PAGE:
Edmondson says when everything shut down, he borrowed $250,000 to refund forward bookings. He has a $200,000 insurance and rent bill due next year. All up, he estimates he has lost $1.5m.Last week, he made a “heartbreaking” decision. The business has four sleek, beautiful catamarans. He’s put one of them, a lagoon 500 catamaran worth around $1.2m, up for sale. “We’re saying rather than boxing ourselves in a corner and saying ‘Oh, my God, hands up, I give in. I’ve given up. Here’s my administration’, we’re like, this is what we need to do to survive.”
Sailaway is in a better position than some other tourism businesses. It already runs small tours, four to six people on a sunset sail and up to 33 for a day trip to the Great Barrier Reef, snorkelling with turtles and learning about the reef from a marine biologist. Eleven of his staff are on jobkeeper and have been trained in how to minimise the risk of coronavirus.
He believes domestic tourism can fill the gap left by absent international travellers but not until the state borders are open. Interstate visitors make up almost half of Queensland’s domestic tourism market. The Queensland government initially announced that restrictions on travel within Queensland would lift on 12 June. But it brought that forward to 1 June. The premier says she won’t budge on interstate borders until another review at the end of the month.
Edmondson watched the announcement with a mixture of relief and frustration. Yes, it was good that at least Queenslanders could visit, but the abrupt nature of the decision meant that few businesses were ready, and flights were not up and going. There are looming dates that could mean the difference between businesses surviving or not, he says. School term two ends on 26 June in Queensland and Victoria, with NSW beginning school holidays in early July. People need time to plan and book holidays, and bars, restaurants, cafes and tourism operators need time to reopen safely. Without more certainty, the critical school holiday period, when southerners escape wintry weather for Queensland, could be lost.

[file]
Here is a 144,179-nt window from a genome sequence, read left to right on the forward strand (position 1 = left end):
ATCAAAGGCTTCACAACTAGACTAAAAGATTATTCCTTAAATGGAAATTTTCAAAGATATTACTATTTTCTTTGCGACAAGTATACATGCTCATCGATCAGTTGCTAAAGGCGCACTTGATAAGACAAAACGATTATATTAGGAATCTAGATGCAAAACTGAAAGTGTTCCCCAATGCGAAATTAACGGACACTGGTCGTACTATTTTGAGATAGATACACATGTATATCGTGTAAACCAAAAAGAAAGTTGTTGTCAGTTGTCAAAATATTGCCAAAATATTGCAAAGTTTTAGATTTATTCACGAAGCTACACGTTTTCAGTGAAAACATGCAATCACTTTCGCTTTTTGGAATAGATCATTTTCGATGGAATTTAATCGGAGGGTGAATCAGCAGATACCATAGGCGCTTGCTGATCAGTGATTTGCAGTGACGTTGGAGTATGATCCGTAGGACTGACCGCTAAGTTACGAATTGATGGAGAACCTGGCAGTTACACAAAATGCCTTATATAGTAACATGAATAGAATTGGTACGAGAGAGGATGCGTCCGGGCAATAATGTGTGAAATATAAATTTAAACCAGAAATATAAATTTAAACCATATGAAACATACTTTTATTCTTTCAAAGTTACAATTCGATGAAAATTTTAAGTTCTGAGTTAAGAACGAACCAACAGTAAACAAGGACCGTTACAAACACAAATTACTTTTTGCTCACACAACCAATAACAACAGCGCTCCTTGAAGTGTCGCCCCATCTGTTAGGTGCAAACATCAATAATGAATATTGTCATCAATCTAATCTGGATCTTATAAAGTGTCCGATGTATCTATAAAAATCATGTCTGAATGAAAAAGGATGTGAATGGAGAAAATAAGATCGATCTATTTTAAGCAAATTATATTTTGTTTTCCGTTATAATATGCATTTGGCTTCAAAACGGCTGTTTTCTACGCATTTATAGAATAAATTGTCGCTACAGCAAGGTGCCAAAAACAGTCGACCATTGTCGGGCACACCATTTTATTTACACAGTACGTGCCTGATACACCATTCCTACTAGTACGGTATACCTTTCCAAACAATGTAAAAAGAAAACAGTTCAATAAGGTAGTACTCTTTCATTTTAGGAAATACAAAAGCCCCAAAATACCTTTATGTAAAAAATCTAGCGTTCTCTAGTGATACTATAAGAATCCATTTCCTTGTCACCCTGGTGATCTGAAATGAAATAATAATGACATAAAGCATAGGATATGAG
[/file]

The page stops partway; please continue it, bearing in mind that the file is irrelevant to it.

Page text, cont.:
“It’s a great start and we welcome it [the reopening of Queensland travel for Queenslanders]. However, it’s important not to forget that [the government] intended to open borders in July. We really need to have reassurance that the road map would be followed. We can’t have guessing games all the way through.”
Edmondson was preparing to resume sailing tours for locals on 13 June. Now that the dates have been brought forward, he’s scrambling to respond. He has decided to offer more private charters for people who feel vulnerable about Covid-19. On Wednesday, the boat and crew will be ready for a family of eight who want to visit the reef. It’s a start.
Edmondson is an optimist. He insists that tourism is not taken seriously enough as an industry, and if it was, could be a key part of Australia’s economic recovery. He is frustrated with the continuing romance with fossil fuels such as coal, “when the rest of the world is actually moving ahead more than we are”. We need jobs, but “the right jobs for the right future”.
Some of those jobs could be in sustainable tourism, in businesses like his. Sailaway will continue, he insists, even if it carries more debt.“We’re going to survive, whatever it takes,” he says. “We’ve had a whole lifetime of this, and we love what we do.”
Postcards from the pandemic looks at how everyday Australians are coping with immense changes coronavirus has brought to their lives. We’d like to hear your story about how you are managing during this crisis. Email: firstname.lastname@example.orgRead more: The Guardian »